Election Day brought big changes this year. Republicans took control of the U.S. House of Representatives decisively, while the Democratic Party narrowly held onto the U.S. Senate. With a majority of the nation’s governors being elected, Republicans made key gains. While the media’s narrative will undoubtedly focus on the winners and losers, our Non-Majority Rule desk will zero in on how plurality voting rules skewed and distorted several elections – and led to some underhanded campaign tactics.
- Posted: November 2, 2010
FairVote policy proposals for instant runoff voting (IRV) and the National Popular Vote plan (NPV) had a particularly big July. Massachusetts became the sixth state to enact NPV - see Rob Richie's commentary for YES magazine and Jules Leconte's review of the win and widepsread media coverage, including an oped from Michael Dukakis. Charter comissions in Maine's biggest city (Portland) and Tennessee's biggest county (Shelby) voted overwhelmingly to place IRV on the november ballot, while the preliminary report of New York City's charter commission recommended IRV for mayor, as backed by Rob Richie in the New York Times. New jurisdictions holding IRV elections this year include Oakland (mayor) and North Carolina (three judicial elections), while FairVote's Cathy Le explains Australia's upcoming national IRV election. An oped by FairVote's Alec Slatky calling for IRV in Alabama primaries drew interest from political leaders, while Politico also ran a Slatky-Richie oped on IRV... Read more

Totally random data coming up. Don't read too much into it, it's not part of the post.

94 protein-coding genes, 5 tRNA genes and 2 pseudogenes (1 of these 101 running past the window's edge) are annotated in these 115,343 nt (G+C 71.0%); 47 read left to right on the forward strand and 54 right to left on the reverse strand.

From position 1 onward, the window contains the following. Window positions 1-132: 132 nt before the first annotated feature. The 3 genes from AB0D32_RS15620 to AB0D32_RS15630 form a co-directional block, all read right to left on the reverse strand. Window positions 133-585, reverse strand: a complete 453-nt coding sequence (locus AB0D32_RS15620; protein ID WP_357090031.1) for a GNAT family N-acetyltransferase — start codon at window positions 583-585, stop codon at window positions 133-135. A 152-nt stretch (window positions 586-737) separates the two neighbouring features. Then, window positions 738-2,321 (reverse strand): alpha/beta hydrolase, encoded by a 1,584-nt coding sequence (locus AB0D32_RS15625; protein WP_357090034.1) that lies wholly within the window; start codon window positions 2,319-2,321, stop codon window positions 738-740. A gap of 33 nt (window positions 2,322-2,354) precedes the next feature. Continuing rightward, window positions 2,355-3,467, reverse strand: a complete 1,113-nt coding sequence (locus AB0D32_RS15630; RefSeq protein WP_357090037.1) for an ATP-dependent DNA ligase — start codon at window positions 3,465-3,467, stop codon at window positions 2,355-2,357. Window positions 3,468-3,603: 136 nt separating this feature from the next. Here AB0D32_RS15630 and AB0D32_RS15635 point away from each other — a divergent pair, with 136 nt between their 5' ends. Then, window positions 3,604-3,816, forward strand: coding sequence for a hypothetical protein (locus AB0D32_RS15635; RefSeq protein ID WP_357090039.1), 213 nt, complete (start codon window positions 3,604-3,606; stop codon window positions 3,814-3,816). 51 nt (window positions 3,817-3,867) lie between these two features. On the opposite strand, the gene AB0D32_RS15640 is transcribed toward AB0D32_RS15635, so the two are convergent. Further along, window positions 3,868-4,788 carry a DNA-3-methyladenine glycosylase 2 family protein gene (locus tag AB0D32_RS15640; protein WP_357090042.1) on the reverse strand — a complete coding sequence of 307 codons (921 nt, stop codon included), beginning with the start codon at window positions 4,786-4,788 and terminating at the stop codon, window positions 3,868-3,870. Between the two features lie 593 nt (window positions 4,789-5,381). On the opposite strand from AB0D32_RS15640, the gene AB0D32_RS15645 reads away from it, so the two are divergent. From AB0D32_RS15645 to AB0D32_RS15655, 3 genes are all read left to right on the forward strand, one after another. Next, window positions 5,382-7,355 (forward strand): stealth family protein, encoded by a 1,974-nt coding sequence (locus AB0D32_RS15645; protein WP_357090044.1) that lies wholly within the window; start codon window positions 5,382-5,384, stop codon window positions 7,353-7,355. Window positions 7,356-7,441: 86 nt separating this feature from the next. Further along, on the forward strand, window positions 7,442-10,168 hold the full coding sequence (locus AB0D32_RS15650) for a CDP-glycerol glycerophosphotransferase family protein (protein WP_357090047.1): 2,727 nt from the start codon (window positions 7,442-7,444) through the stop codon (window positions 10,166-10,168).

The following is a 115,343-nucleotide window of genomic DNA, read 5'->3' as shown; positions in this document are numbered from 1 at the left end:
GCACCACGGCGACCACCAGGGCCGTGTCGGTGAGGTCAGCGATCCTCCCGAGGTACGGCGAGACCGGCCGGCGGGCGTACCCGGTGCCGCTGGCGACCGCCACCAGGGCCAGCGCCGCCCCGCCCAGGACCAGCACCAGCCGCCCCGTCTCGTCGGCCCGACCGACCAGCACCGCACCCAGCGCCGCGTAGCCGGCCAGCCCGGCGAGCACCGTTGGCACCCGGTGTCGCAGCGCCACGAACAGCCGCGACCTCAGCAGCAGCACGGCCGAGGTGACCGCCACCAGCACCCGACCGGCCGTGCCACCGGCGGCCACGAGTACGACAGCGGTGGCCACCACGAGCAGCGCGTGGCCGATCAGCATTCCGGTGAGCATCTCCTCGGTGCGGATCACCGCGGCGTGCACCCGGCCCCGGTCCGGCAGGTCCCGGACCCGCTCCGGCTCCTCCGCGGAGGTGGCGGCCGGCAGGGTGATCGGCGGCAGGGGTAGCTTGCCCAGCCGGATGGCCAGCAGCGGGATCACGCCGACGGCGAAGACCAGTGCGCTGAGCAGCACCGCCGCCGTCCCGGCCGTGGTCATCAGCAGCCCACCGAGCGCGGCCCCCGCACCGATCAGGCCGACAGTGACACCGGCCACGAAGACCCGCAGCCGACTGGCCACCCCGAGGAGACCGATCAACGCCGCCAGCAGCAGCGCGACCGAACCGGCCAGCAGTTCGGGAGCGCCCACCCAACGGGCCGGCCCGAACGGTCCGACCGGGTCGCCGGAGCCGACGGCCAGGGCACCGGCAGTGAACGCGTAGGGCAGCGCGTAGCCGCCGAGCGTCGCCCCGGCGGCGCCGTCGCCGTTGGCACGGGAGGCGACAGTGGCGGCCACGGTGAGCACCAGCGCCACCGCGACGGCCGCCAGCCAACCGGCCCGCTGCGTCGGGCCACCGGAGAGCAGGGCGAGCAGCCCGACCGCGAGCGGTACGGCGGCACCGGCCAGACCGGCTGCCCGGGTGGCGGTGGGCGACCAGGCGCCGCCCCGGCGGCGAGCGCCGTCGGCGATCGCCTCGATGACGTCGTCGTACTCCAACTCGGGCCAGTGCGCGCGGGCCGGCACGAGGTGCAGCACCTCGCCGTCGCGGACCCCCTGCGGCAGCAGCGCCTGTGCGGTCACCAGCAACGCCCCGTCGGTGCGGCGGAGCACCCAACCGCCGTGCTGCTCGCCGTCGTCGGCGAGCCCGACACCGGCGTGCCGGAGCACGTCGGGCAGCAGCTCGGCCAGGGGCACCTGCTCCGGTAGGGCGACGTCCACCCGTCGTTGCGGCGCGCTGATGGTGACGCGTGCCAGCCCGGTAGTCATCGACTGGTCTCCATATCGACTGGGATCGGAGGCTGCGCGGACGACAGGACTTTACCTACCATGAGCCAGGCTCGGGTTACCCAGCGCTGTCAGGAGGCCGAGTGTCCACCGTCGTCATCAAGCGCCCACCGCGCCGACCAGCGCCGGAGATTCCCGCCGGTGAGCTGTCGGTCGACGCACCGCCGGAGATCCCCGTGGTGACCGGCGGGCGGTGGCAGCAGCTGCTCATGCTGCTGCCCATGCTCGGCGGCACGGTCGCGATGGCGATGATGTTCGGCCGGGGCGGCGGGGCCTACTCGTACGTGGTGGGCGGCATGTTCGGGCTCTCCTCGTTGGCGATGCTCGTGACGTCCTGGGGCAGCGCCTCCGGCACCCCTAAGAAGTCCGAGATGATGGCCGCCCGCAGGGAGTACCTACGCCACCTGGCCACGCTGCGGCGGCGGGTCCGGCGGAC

FairVote supervised voter education and outreach for cumulative voting elections in Port Chester (NY), with its June 15 elections drawing major coverage in the New York Times and Associated Press -- and a turnout boost of 25% and first-ever wins for African American and Latino candidates, along with an independent. Instant runoff voting had a big month: a charter commission in Portland (ME) voted 10-2 to put IRV on the November ballot for mayoral races, IRV drew major coverage in the New York Times, FiveThirtyEight.com, FireDogLake and leading North Carolina newspapers, and Oakland is among cities gearing up for first IRV elections. In the United Kingdom, a national referendum to adopt IRV is planned for May 2011; the Commons recently used IRV for key internal elections, and the Labor Party is using IRV to elect its new leader.
FairVote also celebrated key state wins for its policy proposals. Delaware's state legislature passed voter pre-registrationfor 16-year-olds, and the New York State Senate passed the National Popular Vote plan (by 52-7) and a bill to establish an IRV pilot program. Additional National Popular Vote progress included landslide passage in the Massachusetts House, testimony by FairVote's Rob Richie in the District of Columbia in favor of the bill introduced by 11 of 13 city councilors and new FairVote research on startling disparities in campaign fundraising and spending in the 2008 presidential election. The National Popular Vote plan was backed in a New York Times editorial and by the League of Women Voters at its binannual national convention, where FairVote's Rob Richie led a workshop.
New FairVote writings included Richie's Washington Post oped on electing U.S. Senate vacancies and new EndGerrymandering.com blogposts by Patrick Withers on redistricting reform in the states and why winner-take-all forces some districts to "look funny". Much more on the FairVote twitter.